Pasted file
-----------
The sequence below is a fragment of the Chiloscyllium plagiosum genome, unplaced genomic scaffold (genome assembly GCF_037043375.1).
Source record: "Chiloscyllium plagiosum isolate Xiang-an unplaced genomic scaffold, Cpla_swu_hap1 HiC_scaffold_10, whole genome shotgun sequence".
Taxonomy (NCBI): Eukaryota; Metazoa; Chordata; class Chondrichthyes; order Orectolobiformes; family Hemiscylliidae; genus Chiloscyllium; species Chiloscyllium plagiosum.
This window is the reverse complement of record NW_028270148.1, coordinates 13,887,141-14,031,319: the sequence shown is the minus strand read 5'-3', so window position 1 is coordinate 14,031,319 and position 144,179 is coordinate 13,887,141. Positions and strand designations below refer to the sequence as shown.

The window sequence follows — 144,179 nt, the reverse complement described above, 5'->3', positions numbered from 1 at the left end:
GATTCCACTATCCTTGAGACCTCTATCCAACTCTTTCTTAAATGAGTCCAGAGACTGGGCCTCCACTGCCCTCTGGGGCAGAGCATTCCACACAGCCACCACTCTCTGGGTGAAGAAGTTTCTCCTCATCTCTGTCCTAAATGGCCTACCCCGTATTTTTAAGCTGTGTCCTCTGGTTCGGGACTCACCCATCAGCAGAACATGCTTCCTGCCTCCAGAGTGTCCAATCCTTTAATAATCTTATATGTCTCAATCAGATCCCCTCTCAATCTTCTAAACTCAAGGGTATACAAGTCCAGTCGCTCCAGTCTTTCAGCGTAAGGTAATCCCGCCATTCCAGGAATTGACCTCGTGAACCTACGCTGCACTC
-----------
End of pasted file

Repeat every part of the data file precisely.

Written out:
The sequence below is a fragment of the Chiloscyllium plagiosum genome, unplaced genomic scaffold (genome assembly GCF_037043375.1).
Source record: "Chiloscyllium plagiosum isolate Xiang-an unplaced genomic scaffold, Cpla_swu_hap1 HiC_scaffold_10, whole genome shotgun sequence".
Taxonomy (NCBI): Eukaryota; Metazoa; Chordata; class Chondrichthyes; order Orectolobiformes; family Hemiscylliidae; genus Chiloscyllium; species Chiloscyllium plagiosum.
This window is the reverse complement of record NW_028270148.1, coordinates 13,887,141-14,031,319: the sequence shown is the minus strand read 5'-3', so window position 1 is coordinate 14,031,319 and position 144,179 is coordinate 13,887,141. Positions and strand designations below refer to the sequence as shown.

The window sequence follows — 144,179 nt, the reverse complement described above, 5'->3', positions numbered from 1 at the left end:
GATTCCACTATCCTTGAGACCTCTATCCAACTCTTTCTTAAATGAGTCCAGAGACTGGGCCTCCACTGCCCTCTGGGGCAGAGCATTCCACACAGCCACCACTCTCTGGGTGAAGAAGTTTCTCCTCATCTCTGTCCTAAATGGCCTACCCCGTATTTTTAAGCTGTGTCCTCTGGTTCGGGACTCACCCATCAGCAGAACATGCTTCCTGCCTCCAGAGTGTCCAATCCTTTAATAATCTTATATGTCTCAATCAGATCCCCTCTCAATCTTCTAAACTCAAGGGTATACAAGTCCAGTCGCTCCAGTCTTTCAGCGTAAGGTAATCCCGCCATTCCAGGAATTGACCTCGTGAACCTACGCTGCACTC